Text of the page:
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Ten Novels that Changed My Life Before I Could Drive by Sean Beaudoin (a guest post)

Karen’s Introduction

Oh look, here is Karen meeting Sean Beaudoin
Later in September, Banned Books Week happens.  Banned Books Week is basically a promotional event to remind us that the freedom to read what we decide to read for ourselves in an important and precious right; a right worthy of being defended.  Just last night I sat at a YA author panel where a mother in the audience asked: “But what about the sex?”  And even the panel moderator asked, “Since you write for teens, what is your responsibility to your audience and what do you feel you need to teach teens with your books?”  The thing is, everyone approaches a book differently and takes different things away from it.  When I read It by Stephen King (in the 6th grade by the way), I took it as a powerful reminder of the bonds that people could have and the type of friendships that I wanted to build.  When a friend recently suggested that she didn’t want her teen to read the book because of a gang bang scene, I was stunned:  “What scene are you talking about?”, I asked. I have read It 3 times since the 6th grade and the things that stand out to me are not the things that stand out to my friend.  I would have to read it again to figure out what she was objecting to.
And when we ask, “Do teens even get John Green?” or “Isn’t this book too dark/deep/depressing for teens?”, we underestimate teens and their ability to think, their ability to self select and process what they read.  Sometimes we get unexpected things from the books that we encounter – and that is a good thing.  Below is a list of 10 books that author Sean Beaudoin read in his teens and a powerful reminder that we should give teens more credit then we often do.  You never know what books will have an impact.

Ten Novels that Changed My Life Before I Could Drive
by Sean Beaudoin

1. Cat’s Cradle by Kurt Vonnegut — the greatest YA writer of them all, neck deep in irony and pathos.

2. The Basketball Diaries by Jim Carroll — So honest I could practically smell the Bronx.
3. The World According to Garp by John Irving — I mainly flipped through for the sex parts, but also remember being pleasantly confounded by The Pension Grillparzer, which is tucked neatly inside.
4. Dune by Frank Herbert — an entire empire, an economic and political system, a messiah, a dozen planets, and a single boy. The depth of this blew me away. I read it at least four times.
5. The Fountainhead by Ayn Rand — I briefly fell under the thrall of the ludicrously cartoonish message this book attempted to spackle into the holes of my young ego–namely that nothing but my individual desires mattered. Also, I bought it because the Rush album “2112” is dedicated to the author. Another reason why Neil Pert should play half as many notes per measure.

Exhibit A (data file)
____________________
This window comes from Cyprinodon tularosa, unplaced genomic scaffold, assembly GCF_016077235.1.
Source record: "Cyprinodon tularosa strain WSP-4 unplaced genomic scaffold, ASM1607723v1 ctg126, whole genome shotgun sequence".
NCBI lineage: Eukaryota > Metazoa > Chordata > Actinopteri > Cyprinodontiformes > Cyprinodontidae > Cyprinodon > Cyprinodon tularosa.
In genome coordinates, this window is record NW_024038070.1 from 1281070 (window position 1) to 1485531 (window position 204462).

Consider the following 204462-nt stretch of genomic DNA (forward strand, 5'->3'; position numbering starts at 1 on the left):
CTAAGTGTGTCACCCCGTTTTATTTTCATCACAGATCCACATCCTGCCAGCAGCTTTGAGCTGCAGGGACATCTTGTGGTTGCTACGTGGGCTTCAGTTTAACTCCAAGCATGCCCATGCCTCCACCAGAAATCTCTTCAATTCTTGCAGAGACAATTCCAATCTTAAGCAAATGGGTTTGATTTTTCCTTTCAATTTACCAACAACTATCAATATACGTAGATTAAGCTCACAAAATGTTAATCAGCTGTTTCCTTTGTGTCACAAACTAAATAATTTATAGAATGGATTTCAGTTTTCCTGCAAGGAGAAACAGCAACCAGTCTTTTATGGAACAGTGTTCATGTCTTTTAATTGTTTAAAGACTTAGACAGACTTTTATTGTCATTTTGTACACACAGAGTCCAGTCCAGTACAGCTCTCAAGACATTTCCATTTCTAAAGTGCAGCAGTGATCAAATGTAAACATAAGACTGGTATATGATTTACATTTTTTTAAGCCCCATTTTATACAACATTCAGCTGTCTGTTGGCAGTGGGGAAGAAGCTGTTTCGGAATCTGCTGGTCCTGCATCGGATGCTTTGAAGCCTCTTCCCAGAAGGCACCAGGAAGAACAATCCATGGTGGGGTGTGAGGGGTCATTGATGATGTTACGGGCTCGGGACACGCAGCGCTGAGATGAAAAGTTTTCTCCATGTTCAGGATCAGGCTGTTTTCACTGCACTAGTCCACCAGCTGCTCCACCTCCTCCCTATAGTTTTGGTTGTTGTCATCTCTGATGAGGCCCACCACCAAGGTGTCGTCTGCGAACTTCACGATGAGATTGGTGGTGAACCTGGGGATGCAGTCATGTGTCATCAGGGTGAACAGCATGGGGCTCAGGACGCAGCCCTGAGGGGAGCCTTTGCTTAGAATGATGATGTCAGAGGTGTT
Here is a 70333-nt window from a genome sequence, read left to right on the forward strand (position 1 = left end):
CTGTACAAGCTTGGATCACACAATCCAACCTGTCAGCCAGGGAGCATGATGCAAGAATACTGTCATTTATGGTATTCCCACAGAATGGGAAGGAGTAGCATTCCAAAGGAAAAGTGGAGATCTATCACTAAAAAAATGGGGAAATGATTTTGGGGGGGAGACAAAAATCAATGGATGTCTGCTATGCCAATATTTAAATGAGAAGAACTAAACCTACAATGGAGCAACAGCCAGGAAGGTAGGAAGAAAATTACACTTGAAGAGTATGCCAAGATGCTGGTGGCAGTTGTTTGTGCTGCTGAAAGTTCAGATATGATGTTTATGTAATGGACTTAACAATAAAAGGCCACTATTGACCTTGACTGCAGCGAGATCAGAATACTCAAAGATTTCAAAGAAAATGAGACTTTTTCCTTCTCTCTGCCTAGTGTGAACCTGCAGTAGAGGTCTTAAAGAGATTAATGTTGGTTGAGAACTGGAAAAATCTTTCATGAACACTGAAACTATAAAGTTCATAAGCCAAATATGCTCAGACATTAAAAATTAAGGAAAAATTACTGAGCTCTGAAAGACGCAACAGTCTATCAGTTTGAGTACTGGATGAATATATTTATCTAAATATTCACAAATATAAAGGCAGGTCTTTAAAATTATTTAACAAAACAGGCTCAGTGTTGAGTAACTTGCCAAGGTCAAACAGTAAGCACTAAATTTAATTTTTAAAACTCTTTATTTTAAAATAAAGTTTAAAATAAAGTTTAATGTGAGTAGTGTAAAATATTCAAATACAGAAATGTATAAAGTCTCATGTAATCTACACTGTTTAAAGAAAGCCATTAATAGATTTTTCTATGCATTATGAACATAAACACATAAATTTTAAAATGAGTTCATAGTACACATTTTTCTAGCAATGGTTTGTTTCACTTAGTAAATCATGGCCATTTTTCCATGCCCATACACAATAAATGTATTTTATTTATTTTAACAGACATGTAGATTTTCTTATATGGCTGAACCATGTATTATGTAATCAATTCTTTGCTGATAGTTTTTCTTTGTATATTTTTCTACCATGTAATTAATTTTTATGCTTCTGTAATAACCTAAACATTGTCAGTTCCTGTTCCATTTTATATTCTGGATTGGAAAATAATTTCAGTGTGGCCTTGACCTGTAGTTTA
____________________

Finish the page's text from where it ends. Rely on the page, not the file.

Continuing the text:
6. Flowers in the Attic by V.C. Andrews — this grim cultural artifact somehow stays with me after all these years.
7. A Clockwork Orange by Anthony Burgess — this brilliant meditation on violence and behavioral modification is written in its own barely-comprehensible argot. Until you begin to comprehend it. I felt like a genius as I re-read certain passages and began to unlock the poetry.
8. The Subterraneans by Jack Kerouac — far more than On The Road, this slim volume made me postive that I could one day be a writer. And how unbearably cool it would be to be one.
9. Neuromancer by William Gibson — a book that foresaw the Internet a full ten years before the Internet, the mix of Asian-inflected sci fi, tech commerce, and Blade Runner-style apocalyptic doom was startlingly original and well written.
10. Great Jones Street by Don Delillo — hilarious, demented, hip, and oh-so downtown, still one of the great rock novels of all time.
About Sean Beaudoin:
Sean Beaudoin is the author of several books for Teens (and really anyone who likes to read cool books).  These are the books. 

Wise Young Fool was just released.  Here is the book trailer.  Oh look, here is my review.

[youtube http://www.youtube.com/watch?v=X23sWj8d4dI]

He also writes cool online things that I think everyone should be reading, like this letter to graduates, these thoughts about self promotion, and this discussion of a fab art project he did with his daughter.  He writes over at The WeeklingsVisit his webpage and follow him on Twitter, but only if you want to read hip, cool, thoughtful commentary and are not opposed to the occassional moments of self promotion.

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